The Legacy of the Nobel Conference website Posted on June 3rd, 2005 by

Each year Web Services is handed the task of creating a website for the Nobel Conference. This site is intended to provide accessible information to be used in the publicizing of the Nobel Conference. Designs for this site in the past have maintained the look-and-feel of the poster and other promotional materials for that year’s conference.

This year’s conference, “The Legacy of Einstein,” will celebrate the 100th anniversary of Albert Einstein’s annus mirabilis. Today this year’s website went live, replacing the temporary placeholder that had been there for months.

While we are pleased to announce the unveiling of this year’s website, we also want to take a retrospective look at the previous conference websites.

Nobel Conference 2000 Website

The 2000 Nobel Conference topic was “Globalization 2000: Economic Prospects and Challenges.” 2000 was also the first year that we created a special website for the conference. As you can see, the Nobel Conference website has always focused on a few key components: presenters, schedule, resources, and registration information.

Nobel Conference 2001 Website

Next year, the 2001 Nobel Conference asked “What is still to be discovered?” This website, however, exhibited few changes from the prior year’s website. Most notably, the 2001 website does not incorporate the poster design. Rather, it was designed to resemble the greater Nobel Conference website at the time (and is the only Nobel Conference website to not follow the poster). Additionally, the participants were moved from the front page to a sub-page to create room for the addition of the letter from Tim Robinson, the director of the conference. The resources were also divided into student resources and media resources.

Nobel Conference 2002 Website

Returning to the pattern, the 2002 Nobel Conference website mimicked its poster’s theme, “The Nature of Nurture,” very closely. It also brought the list of presenters back to the front page and added a few links from previous years: continuing education, next year’s conference, and contact. Interestingly, the 2002 conference website was the first to feature the conference’s corporate sponsors.

Nobel Conference 2003 Website

Because the 2003 Nobel Conference website basically followed the model that the 2002 website had set, there is not much to note. However, the 2003 website incorporated some more advanced web design techniques that were adapted from Eric Meyer’s slantastic found on css/edge to achieve the slanted lower right edge.

Nobel Conference 2004 Website

Although the topic of 2004 was “The Science of Aging,” the website did not look aged at all. Conversely, the 2004 Nobel Conference website represents a milestone in the Nobel Conference websites and the development of Gustavus websites in general. This was the first year we incorporated flash into the website as we increasingly focused on aesthetics and presentation. In addition, we provided our visitors with a non-flash version of the site which was also the first component of the Gustavus website to be 100% XHTML 1.0 Transitional compliant and used a table-less CSS design to ensure greater accessibility. It was also the first piece of the Gustavus website to implement the cool CSS rollover menu technique from A List Apart that we currently are using throughout the entire site as part of the general template. Moreover, this site was the first component of the Gustavus website to use a separate style sheet for printing (which works really well with the table-less design).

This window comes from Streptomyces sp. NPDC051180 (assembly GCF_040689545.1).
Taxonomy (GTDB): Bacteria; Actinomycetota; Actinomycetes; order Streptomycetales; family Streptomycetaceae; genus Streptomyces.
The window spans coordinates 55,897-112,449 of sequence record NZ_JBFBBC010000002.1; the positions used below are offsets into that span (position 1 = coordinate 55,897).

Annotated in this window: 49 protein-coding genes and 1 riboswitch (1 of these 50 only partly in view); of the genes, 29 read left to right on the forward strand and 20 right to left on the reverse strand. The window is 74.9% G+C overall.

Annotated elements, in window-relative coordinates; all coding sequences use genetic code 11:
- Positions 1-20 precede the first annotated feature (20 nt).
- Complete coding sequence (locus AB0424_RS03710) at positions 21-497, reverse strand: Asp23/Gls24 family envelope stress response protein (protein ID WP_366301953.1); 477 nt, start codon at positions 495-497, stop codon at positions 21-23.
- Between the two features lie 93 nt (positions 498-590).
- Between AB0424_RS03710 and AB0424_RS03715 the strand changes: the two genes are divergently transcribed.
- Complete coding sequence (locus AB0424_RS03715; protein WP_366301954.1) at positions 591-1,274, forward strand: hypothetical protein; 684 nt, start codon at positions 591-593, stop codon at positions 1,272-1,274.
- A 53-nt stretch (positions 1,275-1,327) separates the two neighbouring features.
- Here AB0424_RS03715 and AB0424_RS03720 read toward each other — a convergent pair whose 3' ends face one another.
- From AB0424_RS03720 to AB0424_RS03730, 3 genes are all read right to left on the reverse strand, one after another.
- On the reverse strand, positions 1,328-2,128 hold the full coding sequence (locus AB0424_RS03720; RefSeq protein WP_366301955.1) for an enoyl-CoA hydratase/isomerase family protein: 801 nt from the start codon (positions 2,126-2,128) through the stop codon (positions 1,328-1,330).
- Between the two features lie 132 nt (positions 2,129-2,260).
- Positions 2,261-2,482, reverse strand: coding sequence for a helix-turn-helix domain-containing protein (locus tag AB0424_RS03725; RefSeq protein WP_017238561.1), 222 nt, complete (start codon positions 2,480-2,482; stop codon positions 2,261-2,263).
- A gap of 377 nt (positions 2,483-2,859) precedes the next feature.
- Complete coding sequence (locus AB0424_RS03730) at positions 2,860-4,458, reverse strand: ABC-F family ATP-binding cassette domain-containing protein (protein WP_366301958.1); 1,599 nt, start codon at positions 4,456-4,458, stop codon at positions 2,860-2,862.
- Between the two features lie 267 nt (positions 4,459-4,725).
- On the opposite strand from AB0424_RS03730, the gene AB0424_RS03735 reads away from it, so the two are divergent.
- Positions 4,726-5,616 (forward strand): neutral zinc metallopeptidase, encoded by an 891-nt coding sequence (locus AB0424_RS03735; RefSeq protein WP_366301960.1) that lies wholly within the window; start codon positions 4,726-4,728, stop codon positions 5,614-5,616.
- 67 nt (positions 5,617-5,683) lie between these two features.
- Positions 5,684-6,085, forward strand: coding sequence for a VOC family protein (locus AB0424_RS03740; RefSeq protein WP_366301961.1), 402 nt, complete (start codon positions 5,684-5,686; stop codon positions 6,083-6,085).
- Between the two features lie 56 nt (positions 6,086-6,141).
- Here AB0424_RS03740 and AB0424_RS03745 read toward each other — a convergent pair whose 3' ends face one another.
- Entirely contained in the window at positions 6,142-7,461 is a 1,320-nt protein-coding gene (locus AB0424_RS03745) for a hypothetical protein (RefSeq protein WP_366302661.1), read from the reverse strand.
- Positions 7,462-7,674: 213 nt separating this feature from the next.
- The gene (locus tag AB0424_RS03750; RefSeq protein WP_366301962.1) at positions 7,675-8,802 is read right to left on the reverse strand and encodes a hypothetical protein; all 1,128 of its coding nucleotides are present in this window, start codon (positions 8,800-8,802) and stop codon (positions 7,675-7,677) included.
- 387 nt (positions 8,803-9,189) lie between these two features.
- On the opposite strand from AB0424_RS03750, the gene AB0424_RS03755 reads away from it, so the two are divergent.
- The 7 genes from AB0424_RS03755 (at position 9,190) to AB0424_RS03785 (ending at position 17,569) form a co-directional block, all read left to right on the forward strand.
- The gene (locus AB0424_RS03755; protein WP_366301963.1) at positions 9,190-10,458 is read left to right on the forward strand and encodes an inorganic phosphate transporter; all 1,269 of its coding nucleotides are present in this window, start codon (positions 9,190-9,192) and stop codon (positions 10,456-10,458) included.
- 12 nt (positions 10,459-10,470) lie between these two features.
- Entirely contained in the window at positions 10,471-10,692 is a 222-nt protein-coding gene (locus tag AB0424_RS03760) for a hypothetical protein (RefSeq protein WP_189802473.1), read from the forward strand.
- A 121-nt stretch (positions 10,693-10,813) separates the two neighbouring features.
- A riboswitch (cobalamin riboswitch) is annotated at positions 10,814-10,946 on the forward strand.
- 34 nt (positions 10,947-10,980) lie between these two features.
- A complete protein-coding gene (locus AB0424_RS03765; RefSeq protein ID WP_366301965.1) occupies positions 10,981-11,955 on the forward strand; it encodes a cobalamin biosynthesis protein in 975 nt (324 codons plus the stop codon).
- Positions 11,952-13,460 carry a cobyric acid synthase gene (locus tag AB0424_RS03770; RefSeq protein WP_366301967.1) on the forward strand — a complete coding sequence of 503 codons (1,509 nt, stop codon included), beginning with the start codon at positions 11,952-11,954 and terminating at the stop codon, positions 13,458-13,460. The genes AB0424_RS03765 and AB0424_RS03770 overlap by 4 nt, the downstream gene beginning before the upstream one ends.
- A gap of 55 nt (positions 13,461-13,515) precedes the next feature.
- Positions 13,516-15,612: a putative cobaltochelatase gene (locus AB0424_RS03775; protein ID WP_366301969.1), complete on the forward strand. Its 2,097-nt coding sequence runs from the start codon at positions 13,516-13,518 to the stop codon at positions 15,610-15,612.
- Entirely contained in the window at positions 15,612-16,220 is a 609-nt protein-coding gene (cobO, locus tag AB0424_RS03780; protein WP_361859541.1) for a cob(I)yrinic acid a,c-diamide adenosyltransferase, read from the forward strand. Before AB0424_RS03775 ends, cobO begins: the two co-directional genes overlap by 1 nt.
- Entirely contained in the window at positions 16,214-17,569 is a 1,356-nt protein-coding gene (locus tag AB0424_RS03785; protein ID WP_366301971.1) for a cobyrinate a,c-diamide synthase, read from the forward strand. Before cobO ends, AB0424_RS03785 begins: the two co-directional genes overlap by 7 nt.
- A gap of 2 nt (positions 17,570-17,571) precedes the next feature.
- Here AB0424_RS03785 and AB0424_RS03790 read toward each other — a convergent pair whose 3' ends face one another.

Nobel Conference 2005 Website

Finally, the 2005 Nobel Conference website is here. Even though 2004 was a huge step forward for us because we used flash, we decided to stay away from flash this year for a number of reasons:

  1. If we offer a flash site, we need to also offer a non-flash site. This forks in the site and makes updating it more tedious and time-consuming.
  2. Working with flash and making updates is not the easiest and quickest thing to do. Conversely, updating HTML or XHTML content is very easy and very quick.
  3. Even though flash is cool and the 2004 flash site is cool, we decided that the non-flash site was cooler because it still looked great while maintaining accessibility standards.

So, with that said, this year’s page is 100% XHTML 1.0 Transitional compliant and features some pretty cool CSS positioning techniques that allow us to achieve the effect of having the “orbitals” in the black background as well as behind the content and menu in the white and gray. We also kept the CSS rollover menu from the prior year and the links and content remained mostly the same.

All in all, we are very pleased with this year’s site and how the Nobel Conference websites have evolved over the past few years.



  1. […] As sad as it is to say, this project has seriously been on our to-do list for over three years as it slowly chugged along and went through multiple forms and revisions. So why did it take us so long to finish it up and put it out there? Well, it was mostly due to other projects receiving higher priority such as The Nobel Conference website or new onCampus pages. […]